Time Inc. Ad Slump 'Like 1931' Just as Magazine Recalls Great Depression

     Time Inc. is facing an advertising ‘depression,’ which might explain its magazine’s recent obsession with the Great Depression and the 1930s.

     Time’s Oct. 27 issue – the one with FDR, Abraham Lincoln and the two presidential candidates – was on newsstands the same week CEO Ann Moore told attendees of an Oct. 30 ABC Circulation Conference that, “By this October it was looking like 1931,” Foliomag.com reported. “[Time Inc.] has never had so many advertising clients in trouble at the same time. The declines are stunning.”

     Moore’s speech came just two days after she announced “dramatic restructuring” and “significant layoffs” for the company, which owns magazines including Time, Fortune/Money, Sports Illustrated, Entertainment Weekly and People among a host of others.

     Like the rest of the mainstream media, Time magazine has drawn many comparisons to the Great Depression this year. A “history” column by David M. Kennedy in the same Oct. 27 issue said, “Today’s crisis isn’t a repeat of the Depression. But we can still borrow lessons from the past.”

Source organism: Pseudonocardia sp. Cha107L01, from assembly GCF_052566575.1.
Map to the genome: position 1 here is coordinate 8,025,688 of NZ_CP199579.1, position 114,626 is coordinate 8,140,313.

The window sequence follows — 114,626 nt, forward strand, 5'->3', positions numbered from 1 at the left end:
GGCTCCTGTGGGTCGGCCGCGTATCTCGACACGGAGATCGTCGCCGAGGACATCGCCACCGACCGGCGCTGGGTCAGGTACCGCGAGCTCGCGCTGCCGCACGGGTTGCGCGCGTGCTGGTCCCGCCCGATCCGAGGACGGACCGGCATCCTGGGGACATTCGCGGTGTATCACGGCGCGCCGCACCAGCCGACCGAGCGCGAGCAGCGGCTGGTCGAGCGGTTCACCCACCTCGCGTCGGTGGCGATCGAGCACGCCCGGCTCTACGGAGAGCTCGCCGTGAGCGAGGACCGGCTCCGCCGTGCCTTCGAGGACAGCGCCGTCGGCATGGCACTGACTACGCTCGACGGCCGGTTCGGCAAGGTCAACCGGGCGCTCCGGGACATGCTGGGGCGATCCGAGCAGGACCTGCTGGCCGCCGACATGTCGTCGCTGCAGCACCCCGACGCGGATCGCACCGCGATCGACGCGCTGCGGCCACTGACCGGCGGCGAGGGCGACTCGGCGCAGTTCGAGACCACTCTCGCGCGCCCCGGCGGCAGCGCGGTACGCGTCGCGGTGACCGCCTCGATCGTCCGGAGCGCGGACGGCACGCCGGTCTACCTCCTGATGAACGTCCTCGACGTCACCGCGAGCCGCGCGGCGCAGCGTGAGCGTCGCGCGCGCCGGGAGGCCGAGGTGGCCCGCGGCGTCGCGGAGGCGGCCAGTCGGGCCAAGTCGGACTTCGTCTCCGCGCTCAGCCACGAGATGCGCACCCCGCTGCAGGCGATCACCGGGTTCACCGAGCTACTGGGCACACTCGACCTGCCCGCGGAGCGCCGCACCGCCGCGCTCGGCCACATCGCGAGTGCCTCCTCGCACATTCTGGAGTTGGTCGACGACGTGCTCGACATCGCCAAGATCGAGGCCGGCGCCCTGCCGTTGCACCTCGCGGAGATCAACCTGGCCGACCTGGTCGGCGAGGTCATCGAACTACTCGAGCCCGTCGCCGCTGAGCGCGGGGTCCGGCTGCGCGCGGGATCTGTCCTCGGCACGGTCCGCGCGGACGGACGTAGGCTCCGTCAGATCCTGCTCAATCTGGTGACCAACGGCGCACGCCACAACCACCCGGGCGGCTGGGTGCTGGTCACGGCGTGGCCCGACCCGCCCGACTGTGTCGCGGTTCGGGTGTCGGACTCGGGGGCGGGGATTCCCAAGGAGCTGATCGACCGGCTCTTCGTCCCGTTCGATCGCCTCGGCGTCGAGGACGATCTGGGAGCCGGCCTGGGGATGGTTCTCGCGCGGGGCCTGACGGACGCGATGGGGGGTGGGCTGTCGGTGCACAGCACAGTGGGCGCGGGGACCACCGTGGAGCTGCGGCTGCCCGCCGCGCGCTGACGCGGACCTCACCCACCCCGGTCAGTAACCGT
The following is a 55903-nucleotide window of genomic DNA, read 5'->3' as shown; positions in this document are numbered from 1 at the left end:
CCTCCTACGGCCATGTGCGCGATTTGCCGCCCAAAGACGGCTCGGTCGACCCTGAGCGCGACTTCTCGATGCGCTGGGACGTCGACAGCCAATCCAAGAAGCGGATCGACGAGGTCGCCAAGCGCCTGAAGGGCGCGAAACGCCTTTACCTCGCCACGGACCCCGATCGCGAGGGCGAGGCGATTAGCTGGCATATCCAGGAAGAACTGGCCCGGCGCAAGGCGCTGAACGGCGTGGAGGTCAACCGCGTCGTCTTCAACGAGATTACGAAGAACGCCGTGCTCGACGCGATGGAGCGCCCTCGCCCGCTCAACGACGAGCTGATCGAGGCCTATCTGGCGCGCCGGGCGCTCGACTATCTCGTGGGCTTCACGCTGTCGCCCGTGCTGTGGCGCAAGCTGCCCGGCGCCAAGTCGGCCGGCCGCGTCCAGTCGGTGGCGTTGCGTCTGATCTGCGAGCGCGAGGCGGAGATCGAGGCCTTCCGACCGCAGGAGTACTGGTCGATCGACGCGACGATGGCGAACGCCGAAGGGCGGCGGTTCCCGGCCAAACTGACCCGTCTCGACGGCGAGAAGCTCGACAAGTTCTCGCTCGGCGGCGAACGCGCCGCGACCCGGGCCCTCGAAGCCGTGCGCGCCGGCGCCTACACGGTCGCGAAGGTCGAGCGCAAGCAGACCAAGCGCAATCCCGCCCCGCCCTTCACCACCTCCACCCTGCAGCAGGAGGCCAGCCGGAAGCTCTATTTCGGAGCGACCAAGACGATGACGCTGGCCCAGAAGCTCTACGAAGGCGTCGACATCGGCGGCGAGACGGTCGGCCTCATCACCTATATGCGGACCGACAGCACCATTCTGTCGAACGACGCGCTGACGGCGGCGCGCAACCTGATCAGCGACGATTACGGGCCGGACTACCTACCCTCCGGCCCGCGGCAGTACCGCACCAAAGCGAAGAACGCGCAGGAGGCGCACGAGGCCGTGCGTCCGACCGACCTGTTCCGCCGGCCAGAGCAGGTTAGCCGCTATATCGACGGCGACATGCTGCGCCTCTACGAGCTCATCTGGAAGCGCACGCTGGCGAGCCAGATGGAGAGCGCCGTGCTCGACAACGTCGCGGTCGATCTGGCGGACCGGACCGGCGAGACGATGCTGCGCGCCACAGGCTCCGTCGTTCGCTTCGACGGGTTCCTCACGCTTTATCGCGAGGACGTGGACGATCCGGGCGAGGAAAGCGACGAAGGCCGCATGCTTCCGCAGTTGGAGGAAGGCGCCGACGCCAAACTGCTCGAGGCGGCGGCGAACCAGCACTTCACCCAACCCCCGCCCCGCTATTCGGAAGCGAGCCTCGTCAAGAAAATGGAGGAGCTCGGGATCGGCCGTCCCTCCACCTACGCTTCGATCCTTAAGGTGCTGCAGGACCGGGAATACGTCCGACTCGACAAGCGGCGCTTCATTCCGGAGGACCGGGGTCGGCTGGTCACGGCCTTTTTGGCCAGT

“What is now manifestly needed is a round of creative institutional invention like what the New Deal gave us,” Kennedy, a Stanford University history professor and Pulitzer-winning author, wrote. Like others in the news media, Kennedy’s call for a new, New Deal ignored economists who say that FDR’s policies actually prolonged the Depression – extending Americans’ intense suffering for roughly seven years.

      Economist Roberts Higgs told the Business & Media Institute a new, New Deal would be disastrous. “I cannot imagine a worse course of action, short of outright socialization of the entire economy. The measures comprised in a new, New Deal will not hasten general economist recovery, but will only bulk up the power of government and transfer income to privileged interest groups at the expense of taxpayers and consumers,” Higgs said.

     Yet, the mainstream media have promoted that by comparing the Great Depression to the 2008 economic downturn hundreds of times. On the networks (ABC, NBC and CBS) alone, there were 70 comparisons in the first six months of 2008. Since July 1 that number more than doubled to 157.